The following article, Florida Fire Department Issues Warning to EV Owners After Seeing What Hurricanes Trigger, was first published on Flag And Cross.
In the wake of Hurricane Idalia’s landfall in Florida’s Big Bend near Keaton Beach on Wednesday, a local fire and rescue department has warned owners of electric-powered vehicles — including golf carts and scooters — that exposure to salt water can cause the vehicles’ batteries to catch fire.
Palm Harbor Fire Rescue on Florida’s Gulf Coast issued the warning on Facebook Wednesday afternoon, telling owners to move their battery-powered vehicles out of their garages if they had come in contact with salt water, to prevent the fire spreading to the structure.
The warning was apparently triggered by a fire in a Tesla Wednesday in nearby Dunedin, a city just south of the unincorporated area of Palm Harbor.
“If you own a hybrid or electric vehicle that has come into contact with saltwater due to recent flooding within the last 24 hours, it is crucial to relocate the vehicle from your garage without delay.,” the post warned. “Saltwater exposure can trigger combustion in lithium-ion batteries. If possible, transfer your vehicle to higher ground.”
“This includes golf carts and electric scooters,” the post added. “Don’t drive these through water. PHFR crews have seen numerous residents out in golf carts and children on scooters riding through water.”
Florida Fire Marshal Jimmy Patronis had previously gone public with his worries before sending a letter last October seeking answers from the National Highway Traffic Safety Administration about what the Sunshine State could be facing in the future.
In a letter sent Oct. 7, 2022, to NHTSA Executive Director Jack Danielson, Patronis set a deadline of Oct. 14 for the national agency to answer questions regarding the threat to Florida firefighters from electric vehicles in the hurricane zone with lithium batteries that have been damaged by exposure to saltwater and eventually ignited because of it.
In the letter, Patronis summarized his own experiences last week when he witnessed first-hand the difficulty firefighters experience extinguishing a fire in an electric vehicle.
“On October 6th, I joined North Collier Fire Rescue to assess response activities related to Hurricane Ian and saw with my own eyes an EV continuously ignite, and continually reignite, as fireteams doused the vehicle with tens-of-thousands of gallons of water.
“Subsequently, I was informed by the fire department that the vehicle, once again reignited when it was loaded onto the tow truck. Based on my conversations with area firefighters, this is not an isolated incident. As you can appreciate, I am very concerned that we may have a ticking time bomb on our hands.”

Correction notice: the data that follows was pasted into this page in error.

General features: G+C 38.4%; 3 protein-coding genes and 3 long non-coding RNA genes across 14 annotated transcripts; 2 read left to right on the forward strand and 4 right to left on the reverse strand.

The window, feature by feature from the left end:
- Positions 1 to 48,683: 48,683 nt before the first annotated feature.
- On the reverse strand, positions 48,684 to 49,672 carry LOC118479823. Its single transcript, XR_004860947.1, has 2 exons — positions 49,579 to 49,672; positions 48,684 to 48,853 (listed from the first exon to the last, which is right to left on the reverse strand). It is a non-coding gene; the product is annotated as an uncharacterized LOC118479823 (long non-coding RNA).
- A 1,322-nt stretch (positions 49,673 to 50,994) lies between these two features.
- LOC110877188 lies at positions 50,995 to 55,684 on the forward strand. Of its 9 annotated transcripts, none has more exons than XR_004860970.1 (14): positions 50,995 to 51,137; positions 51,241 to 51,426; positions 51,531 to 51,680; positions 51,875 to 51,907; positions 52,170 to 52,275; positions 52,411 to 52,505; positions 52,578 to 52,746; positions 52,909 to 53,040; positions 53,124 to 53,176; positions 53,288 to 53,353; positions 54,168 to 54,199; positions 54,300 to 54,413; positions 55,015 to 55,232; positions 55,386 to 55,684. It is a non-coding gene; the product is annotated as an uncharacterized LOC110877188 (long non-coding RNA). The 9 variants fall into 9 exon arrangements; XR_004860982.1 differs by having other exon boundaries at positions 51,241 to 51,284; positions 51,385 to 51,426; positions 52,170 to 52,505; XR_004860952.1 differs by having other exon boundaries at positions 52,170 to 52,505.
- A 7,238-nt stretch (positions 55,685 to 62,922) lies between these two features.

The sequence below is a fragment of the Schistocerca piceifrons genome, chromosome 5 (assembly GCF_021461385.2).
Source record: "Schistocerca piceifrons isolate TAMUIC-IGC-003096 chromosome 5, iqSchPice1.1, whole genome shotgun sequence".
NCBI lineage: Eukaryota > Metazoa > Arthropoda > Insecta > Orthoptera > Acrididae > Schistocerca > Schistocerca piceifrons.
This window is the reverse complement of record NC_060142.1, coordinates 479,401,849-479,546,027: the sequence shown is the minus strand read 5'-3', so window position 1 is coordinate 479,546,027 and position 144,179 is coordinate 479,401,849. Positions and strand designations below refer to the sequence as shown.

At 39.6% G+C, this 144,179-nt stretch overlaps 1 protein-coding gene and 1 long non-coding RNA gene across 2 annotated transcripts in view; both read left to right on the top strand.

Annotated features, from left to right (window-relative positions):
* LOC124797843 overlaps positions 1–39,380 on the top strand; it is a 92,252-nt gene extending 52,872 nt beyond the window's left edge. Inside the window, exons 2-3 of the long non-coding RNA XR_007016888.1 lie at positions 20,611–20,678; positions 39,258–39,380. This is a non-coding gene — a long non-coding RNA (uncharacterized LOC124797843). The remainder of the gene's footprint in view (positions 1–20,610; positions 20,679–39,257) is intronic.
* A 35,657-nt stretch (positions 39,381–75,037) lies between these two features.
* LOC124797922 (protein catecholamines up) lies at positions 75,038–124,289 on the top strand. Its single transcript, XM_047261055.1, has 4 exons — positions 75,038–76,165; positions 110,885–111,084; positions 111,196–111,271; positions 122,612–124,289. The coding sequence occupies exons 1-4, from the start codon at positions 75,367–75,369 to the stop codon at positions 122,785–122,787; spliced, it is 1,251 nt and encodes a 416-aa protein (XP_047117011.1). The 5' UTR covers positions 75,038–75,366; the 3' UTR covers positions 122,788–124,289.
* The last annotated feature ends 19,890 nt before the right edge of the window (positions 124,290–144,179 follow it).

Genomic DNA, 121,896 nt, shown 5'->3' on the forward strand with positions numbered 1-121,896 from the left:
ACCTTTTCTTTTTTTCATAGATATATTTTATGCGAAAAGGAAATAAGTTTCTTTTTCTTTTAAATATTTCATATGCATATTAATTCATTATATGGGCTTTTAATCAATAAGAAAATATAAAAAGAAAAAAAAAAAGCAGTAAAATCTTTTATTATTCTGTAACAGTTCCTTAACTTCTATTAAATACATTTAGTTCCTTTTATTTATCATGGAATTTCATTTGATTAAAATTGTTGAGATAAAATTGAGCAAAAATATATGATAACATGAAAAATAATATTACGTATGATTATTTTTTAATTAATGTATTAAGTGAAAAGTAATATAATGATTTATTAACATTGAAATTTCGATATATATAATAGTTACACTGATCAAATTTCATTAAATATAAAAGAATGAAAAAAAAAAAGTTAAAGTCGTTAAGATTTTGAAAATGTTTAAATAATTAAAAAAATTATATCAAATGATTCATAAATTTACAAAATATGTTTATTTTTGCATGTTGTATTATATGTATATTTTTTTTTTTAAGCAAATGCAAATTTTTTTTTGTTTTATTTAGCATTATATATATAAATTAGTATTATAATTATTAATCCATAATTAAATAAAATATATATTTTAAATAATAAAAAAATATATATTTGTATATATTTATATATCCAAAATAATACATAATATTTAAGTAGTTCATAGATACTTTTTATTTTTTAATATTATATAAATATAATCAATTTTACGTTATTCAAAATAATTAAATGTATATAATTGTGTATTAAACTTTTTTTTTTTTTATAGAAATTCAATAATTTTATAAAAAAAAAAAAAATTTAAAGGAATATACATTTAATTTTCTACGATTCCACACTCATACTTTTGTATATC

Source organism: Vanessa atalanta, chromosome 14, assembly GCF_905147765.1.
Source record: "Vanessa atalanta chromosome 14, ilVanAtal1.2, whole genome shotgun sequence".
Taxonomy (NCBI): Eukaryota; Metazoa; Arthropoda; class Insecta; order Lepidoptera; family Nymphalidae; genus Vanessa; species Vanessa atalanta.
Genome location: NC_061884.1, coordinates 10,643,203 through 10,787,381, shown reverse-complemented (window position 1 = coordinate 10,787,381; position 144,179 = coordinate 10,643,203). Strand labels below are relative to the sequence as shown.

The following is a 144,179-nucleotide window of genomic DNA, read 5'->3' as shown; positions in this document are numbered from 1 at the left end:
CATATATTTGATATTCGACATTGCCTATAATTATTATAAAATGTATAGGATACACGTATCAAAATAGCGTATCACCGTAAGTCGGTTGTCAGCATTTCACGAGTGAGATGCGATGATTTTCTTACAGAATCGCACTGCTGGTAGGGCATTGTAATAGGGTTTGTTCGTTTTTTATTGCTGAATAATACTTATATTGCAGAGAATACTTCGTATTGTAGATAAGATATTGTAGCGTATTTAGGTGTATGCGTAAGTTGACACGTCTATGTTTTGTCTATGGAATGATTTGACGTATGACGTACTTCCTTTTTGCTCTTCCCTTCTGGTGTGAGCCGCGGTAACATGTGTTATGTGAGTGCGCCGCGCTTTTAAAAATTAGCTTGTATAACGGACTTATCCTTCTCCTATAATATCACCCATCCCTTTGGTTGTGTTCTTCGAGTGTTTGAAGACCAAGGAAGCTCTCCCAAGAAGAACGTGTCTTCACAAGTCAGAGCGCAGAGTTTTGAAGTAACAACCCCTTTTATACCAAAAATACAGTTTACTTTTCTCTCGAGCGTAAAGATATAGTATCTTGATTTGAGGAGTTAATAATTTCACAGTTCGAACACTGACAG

Patronis asked five questions, paraphrased below:
- Has the NHTSA instructed manufacturers of electric vehicles to inform customers about the particular dangers flooding pose to lithium batteries?
- Does standard firefighter gear protect against gases from EV fires?
- Should removing EVs from a hurricane zone be a designated duty in storm cleanup efforts?
- Does the NHTSA have information about specific timelines for the danger from post-flooding fires in EVs?
- Does the NHTSA have any guidance on locations where compromised electric vehicles can be taken where they can burn out safely?
In an email to The Western Journal on later that week, the NHTSA said it had been studying the impact of saltwater corrosion on electric vehicles for a decade — since Superstorm Sandy in October 2012.
“Fires in electric vehicles can pose unique challenges for firefighters and other first responders,” the email stated. “Since similar issues emerged with EVs after Superstorm Sandy, NHTSA has been researching the effect of saltwater immersion on batteries, and working with stakeholders to equip first responders with best practices on fighting battery fires.”
In 2021, the NHTSA launched a Battery Safety Initiative. According to the website CNET, the goal is to “research areas such as battery diagnostics, management systems and even cybersecurity to ensure future cars with batteries onboard to power the entire vehicle are as safe as can be.”
Considering that electric vehicles in large numbers are a fairly new development, it’s likely that the country even a year later just doesn’t have enough experience yet to fully know some of those answers to all of Patronis’ questions.
There’s a ton of EVs disabled from Ian. As those batteries corrode, fires start. That’s a new challenge that our firefighters haven’t faced before. At least on this kind of scale. #HurricaneIan pic.twitter.com/WsErgA6evO
— Jimmy Patronis (@JimmyPatronis) October 6, 2022
Until those answers are made clear, however, it’s best simply to understand the dangers and do what we can to mitigate them — including, obviously, keeping salt water away from EVs and EVs away from salt water.
This article appeared originally on The Western Journal.
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